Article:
Saturday April 16th 2016
Members present: Mark Sims
In the week before the trip, there was talk of caving, but the the forecast didn't look great and there weren't many ideas keenly put forward. Thankfully the forecast improved at the end of the week, and when Sandy tentatively suggested taking a look at Hammer I jumped at the suggestion. I've lost track of the number of times I've intended to do it, only to have the weather turn bad at the last minute.
A chilly (but sunny) change greeted us on Fountains Fell, and I have to admit it was with a certain degree of trepidation that we set off towards the cave. It's been a while since I've done a new trip with a reputation like that of Hammer. Soon this was forgotten though, as we set off through the crawls at the entrance. Nothing too unpleasant here! Next was the rifty section, which we were pleased to find out we could do just by walking along the floor for the first bit...although I suspect that might not be possible had we been any shorter or wider. This wasn't to last long, though, and we were soon up into the middle of the rift where progress was a little more strenuous, but we could admire the selection of gear on the floor of the rift below. After a couple of wooden stemples I paused, not seeing an obvious wide route ahead. Sandy had a description and read that there should be a metal stemple in front. Sure enough, one popped into view when I looked further round the corer and, having not really read the description beforehand, I assumed this would be the start of Stemple Rift proper. Needless to say I was pleasantly surprised to find it was the end of Stemple Rift. The caving got easier again beyond, but I was a little aware that the bottom third of each pitch was pretty wet. Hopefully the master cave would be OK water-wise.
Sludge Crawl was less sludgy than anticipated. Although the guide book says Hammer offers no possibility of getting bored, I think we both agreed that Sludge Crawl did result in some degree of boredom, even though it was insignificant in comparison to the cold from the melt water we were wallowing through. The master cave offered some welcome respite, but progress wasn't straightforward. There was enough water flowing that the edges of the deep potholes in the floor weren't visible, and some of them turned out to be pretty deep! Soon we could hear the roar of the water going down the impressive final pitch. The quantity of water there made it quite an exciting place, but on a more practical note it meant the near-side ledge was under water, making the step across to the dry pitch somewhat tricky.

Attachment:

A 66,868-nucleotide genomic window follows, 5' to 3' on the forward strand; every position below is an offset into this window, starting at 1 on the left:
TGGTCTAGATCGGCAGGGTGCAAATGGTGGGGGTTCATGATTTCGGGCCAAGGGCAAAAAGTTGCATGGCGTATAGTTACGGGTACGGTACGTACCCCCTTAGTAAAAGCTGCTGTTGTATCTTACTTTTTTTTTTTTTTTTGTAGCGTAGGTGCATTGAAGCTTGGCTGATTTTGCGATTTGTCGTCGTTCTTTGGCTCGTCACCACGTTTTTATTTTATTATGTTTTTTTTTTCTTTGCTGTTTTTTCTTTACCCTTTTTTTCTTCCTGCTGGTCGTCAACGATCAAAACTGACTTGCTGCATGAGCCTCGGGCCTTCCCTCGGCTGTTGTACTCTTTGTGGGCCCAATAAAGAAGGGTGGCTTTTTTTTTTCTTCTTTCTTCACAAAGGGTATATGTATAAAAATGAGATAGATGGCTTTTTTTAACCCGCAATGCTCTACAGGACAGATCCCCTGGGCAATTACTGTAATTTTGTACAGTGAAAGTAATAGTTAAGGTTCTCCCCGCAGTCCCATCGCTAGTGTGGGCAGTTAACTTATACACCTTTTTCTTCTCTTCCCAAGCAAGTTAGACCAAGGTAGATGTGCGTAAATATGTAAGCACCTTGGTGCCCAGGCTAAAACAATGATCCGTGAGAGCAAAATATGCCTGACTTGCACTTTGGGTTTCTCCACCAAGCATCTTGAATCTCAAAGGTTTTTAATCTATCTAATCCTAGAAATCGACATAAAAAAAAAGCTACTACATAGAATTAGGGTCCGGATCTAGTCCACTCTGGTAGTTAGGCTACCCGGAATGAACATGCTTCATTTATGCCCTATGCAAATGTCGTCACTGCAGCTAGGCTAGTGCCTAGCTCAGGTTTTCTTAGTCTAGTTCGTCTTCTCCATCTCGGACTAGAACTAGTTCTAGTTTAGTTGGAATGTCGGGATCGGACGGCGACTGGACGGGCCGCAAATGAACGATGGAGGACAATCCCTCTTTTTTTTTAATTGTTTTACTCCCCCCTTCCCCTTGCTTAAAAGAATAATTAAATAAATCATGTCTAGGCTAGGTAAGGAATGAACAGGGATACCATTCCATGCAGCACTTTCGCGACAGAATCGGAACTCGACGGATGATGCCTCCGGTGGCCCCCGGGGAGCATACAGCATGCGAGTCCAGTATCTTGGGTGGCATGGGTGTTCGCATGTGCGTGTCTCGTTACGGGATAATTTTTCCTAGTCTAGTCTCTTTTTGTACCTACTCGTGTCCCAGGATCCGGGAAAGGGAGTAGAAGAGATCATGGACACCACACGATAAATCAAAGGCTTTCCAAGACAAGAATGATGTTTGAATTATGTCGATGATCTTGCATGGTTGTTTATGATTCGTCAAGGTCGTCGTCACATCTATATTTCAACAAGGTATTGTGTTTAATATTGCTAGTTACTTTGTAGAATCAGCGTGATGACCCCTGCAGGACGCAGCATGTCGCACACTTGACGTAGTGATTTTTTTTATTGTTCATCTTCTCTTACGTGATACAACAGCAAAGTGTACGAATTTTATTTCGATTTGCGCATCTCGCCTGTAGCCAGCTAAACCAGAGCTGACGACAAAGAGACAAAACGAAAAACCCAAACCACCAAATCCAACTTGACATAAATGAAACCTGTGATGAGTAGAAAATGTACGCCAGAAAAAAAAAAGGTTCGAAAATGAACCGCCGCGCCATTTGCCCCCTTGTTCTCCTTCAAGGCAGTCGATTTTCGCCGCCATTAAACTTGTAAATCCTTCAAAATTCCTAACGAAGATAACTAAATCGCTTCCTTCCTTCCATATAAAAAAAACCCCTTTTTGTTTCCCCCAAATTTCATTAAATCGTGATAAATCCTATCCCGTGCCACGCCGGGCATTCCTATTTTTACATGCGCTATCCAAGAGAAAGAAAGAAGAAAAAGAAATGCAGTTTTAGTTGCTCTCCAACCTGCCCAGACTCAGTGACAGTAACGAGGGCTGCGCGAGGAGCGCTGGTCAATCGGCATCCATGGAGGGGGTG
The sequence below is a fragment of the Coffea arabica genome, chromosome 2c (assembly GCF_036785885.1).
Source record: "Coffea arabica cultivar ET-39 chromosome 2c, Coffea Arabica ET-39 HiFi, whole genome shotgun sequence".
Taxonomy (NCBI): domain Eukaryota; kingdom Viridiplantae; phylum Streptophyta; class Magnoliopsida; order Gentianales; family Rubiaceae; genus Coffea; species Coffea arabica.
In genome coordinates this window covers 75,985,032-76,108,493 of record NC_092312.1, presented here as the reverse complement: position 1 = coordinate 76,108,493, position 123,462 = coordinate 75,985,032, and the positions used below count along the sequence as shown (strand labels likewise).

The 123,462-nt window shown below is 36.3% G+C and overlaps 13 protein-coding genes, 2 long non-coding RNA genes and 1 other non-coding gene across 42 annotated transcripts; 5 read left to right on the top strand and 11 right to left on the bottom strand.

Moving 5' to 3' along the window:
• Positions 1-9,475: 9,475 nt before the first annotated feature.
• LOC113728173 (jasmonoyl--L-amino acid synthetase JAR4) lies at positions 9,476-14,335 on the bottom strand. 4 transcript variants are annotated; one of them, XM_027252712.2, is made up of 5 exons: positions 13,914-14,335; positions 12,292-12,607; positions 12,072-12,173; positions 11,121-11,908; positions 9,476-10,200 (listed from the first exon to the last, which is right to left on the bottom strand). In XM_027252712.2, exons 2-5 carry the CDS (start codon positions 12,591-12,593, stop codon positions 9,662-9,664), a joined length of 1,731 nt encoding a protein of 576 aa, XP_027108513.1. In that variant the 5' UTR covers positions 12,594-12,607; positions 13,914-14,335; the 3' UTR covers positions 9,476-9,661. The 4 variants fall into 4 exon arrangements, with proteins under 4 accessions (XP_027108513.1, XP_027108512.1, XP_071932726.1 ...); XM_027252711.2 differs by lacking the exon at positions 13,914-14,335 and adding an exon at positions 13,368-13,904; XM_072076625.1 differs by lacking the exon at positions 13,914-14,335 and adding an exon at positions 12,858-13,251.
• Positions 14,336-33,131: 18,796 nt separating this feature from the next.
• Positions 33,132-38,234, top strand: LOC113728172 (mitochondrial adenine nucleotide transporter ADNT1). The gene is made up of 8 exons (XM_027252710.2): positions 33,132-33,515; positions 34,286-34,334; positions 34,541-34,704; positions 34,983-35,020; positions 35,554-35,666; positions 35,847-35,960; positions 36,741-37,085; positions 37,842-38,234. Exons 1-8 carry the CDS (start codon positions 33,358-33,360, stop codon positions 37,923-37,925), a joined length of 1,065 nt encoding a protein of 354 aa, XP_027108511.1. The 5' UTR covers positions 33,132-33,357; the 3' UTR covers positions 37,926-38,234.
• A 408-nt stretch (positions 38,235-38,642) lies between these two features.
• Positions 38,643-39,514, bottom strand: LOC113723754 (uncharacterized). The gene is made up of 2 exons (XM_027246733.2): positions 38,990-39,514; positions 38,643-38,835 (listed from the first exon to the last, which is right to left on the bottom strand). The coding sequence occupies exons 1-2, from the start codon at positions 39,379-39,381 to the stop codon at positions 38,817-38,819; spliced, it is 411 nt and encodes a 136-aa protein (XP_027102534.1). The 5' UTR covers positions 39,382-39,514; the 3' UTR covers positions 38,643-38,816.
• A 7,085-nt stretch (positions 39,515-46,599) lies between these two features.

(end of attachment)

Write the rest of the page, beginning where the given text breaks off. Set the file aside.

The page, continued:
With the rope just long enough (roughly to the nearest cm!) we were down the last pitch and off to see the sump. The description seemed to ignore the face-wetting duck just before the end, or perhaps it's normally a bit lower. Either way, it wasn't hugely welcome! After admiring the foamy sump pool we were feeling quite chilly so immediately set off back. Helpfully the tail end of the last pitch rope somehow caught underwater right on the lip of the pitch when we were derigging, which was a bit faffy, but it was freed eventually. The trip out seemed to be a constant theme of fighting the cold. Having been soaked in Sludge Crawl on the way in, and in the duck by the sump (twice), we were back into the crawl and this was followed by getting moderately wet on each pitch, being nicely cooled off each time we'd come close to warming back up.
Not to worry though - Stemple Rift did a grand job of warming us up. It's fair to say that it's much harder on the return. This time we shuttled the 2 bags between us, rather than just taking our own, but it must have taken longer than on our way in. There certainly wasn't any danger of not noticing it on the way out! With the last hurdle hurdled, we were soon outside enjoying the bemusing blue sky and snow that Fountains Fell had to offer. A top day of caving.
It's great to finally have been to Hammer, and it was a lot more pleasant than I was expecting from what I'd read and heard!